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Ballad Of A Wilful Woman Post by :research Category :Poems Author :D. H. Lawrence Date :December 2010 Read :1649

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Ballad Of A Wilful Woman


UPON her plodding palfrey
With a heavy child at her breast
And Joseph holding the bridle
They mount to the last hill-crest.

Dissatisfied and weary
She sees the blade of the sea
Dividing earth and heaven
In a glitter of ecstasy.

Sudden a dark-faced stranger
With his back to the sun, holds out
His arms; so she lights from her palfrey
And turns her round about.

She has given the child to Joseph,
Gone down to the flashing shore;
And Joseph, shading his eyes with his hand,
Stands watching evermore.


THE sea in the stones is singing,
A woman binds her hair
With yellow, frail sea-poppies,
That shine as her fingers stir.

While a naked man comes swiftly
Like a spurt of white foam rent
From the crest of a falling breaker,
Over the poppies sent.

He puts his surf-wet fingers
Over her startled eyes,
And asks if she sees the land, the land,
The land of her glad surmise.


AGAIN in her blue, blue mantle
Riding at Joseph's side,
She says, "I went to Cythera,
And woe betide!"

Her heart is a swinging cradle
That holds the perfect child,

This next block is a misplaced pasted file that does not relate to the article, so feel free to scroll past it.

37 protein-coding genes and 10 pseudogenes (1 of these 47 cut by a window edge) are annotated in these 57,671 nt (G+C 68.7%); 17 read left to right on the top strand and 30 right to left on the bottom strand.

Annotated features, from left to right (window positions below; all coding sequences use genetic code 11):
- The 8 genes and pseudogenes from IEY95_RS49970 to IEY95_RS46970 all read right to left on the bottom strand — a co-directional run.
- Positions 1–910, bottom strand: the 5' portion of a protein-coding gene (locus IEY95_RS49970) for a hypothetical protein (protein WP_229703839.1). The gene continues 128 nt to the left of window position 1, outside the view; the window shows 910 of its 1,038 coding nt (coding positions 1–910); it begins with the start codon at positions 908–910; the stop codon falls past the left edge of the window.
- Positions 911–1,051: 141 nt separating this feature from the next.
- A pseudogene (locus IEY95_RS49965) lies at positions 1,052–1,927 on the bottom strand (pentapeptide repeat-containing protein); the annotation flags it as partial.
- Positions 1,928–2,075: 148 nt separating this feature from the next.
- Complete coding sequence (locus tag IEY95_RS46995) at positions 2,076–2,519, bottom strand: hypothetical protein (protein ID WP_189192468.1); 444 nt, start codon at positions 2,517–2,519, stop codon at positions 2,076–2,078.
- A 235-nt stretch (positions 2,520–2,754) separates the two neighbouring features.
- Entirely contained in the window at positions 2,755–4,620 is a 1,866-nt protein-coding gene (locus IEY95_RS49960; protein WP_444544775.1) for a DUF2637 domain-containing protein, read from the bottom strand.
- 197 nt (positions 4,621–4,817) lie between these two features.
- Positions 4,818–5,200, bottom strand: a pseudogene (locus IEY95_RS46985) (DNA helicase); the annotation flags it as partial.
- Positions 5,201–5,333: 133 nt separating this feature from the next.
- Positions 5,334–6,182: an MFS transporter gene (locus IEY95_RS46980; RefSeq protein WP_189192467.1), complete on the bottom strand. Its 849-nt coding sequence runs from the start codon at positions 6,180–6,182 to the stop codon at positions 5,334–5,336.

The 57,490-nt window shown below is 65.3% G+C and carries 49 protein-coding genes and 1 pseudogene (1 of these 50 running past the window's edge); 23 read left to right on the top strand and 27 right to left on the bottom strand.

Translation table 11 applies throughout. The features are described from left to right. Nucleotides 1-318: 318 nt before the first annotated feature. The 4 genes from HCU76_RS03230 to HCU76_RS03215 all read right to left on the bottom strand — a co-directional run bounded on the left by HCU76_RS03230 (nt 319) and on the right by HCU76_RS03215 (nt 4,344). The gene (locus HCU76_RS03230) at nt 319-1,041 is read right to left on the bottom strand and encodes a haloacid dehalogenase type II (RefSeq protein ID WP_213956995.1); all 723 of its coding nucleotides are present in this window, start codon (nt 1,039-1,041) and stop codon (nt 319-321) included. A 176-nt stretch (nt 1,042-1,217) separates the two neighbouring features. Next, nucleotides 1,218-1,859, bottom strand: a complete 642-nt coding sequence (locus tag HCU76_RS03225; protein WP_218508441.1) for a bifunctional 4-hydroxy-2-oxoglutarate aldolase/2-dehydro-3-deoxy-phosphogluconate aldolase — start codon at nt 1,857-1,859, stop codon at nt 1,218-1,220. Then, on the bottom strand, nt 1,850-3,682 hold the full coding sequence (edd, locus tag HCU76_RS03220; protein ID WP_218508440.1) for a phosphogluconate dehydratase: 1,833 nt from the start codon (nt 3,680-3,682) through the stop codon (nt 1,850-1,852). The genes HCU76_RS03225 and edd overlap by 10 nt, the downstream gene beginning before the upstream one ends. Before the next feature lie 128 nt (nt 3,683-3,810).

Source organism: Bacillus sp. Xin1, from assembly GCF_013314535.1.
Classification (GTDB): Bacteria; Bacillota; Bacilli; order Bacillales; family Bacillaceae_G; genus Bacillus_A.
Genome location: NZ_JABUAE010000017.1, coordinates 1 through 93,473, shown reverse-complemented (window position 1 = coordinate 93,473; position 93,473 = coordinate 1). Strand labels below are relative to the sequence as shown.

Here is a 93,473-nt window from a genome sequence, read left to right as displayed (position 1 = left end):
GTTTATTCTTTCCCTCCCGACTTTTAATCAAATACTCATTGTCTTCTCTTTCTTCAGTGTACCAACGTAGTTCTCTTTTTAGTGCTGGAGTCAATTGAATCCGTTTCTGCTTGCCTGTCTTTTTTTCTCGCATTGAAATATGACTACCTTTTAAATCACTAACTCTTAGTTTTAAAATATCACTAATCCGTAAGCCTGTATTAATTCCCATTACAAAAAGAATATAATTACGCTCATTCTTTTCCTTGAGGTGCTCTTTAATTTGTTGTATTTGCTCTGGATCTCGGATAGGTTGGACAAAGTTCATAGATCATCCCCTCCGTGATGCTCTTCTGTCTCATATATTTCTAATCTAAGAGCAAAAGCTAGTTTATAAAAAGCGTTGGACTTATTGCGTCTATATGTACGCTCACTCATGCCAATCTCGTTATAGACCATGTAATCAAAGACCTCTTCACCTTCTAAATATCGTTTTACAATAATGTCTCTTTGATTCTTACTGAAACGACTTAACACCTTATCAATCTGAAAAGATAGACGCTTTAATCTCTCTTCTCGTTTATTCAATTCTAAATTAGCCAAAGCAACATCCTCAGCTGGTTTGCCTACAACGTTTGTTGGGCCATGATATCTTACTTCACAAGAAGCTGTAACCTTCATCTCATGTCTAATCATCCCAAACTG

But the shade on her forehead ill becomes
A mother mild.

So on with the slow, mean journey
In the pride of humility;
Till they halt at a cliff on the edge of the land
Over a sullen sea.

While Joseph pitches the sleep-tent
She goes far down to the shore
To where a man in a heaving boat
Waits with a lifted oar.


THEY dwelt in a huge, hoarse sea-cave
And looked far down the dark
Where an archway torn and glittering
Shone like a huge sea-spark.

He said: "Do you see the spirits
Crowding the bright doorway?"
He said: "Do you hear them whispering?"
He said: "Do you catch what they say?"


THEN Joseph, grey with waiting,
His dark eyes full of pain,
Heard: "I have been to Patmos;
Give me the child again."

Now on with the hopeless journey
Looking bleak ahead she rode,
And the man and the child of no more account
Than the earth the palfrey trode.

Till a beggar spoke to Joseph,
But looked into her eyes;
So she turned, and said to her husband:
"I give, whoever denies."


SHE gave on the open heather
Beneath bare judgment stars,
And she dreamed of her children and Joseph,
And the isles, and her men, and her scars.

And she woke to distil the berries
The beggar had gathered at night,
Whence he drew the curious liquors
He held in delight.

He gave her no crown of flowers,
No child and no palfrey slow,
Only led her through harsh, hard places
Where strange winds blow.

She follows his restless wanderings
Till night when, by the fire's red stain,
Her face is bent in the bitter steam
That comes from the flowers of pain.

Then merciless and ruthless
He takes the flame-wild drops
To the town, and tries to sell them
With the market-crops.

So she follows the cruel journey
That ends not anywhere,
And dreams, as she stirs the mixing-pot,
She is brewing hope from despair.


(The end)
D. H. Lawrence's poem: Ballad Of A Wilful Woman

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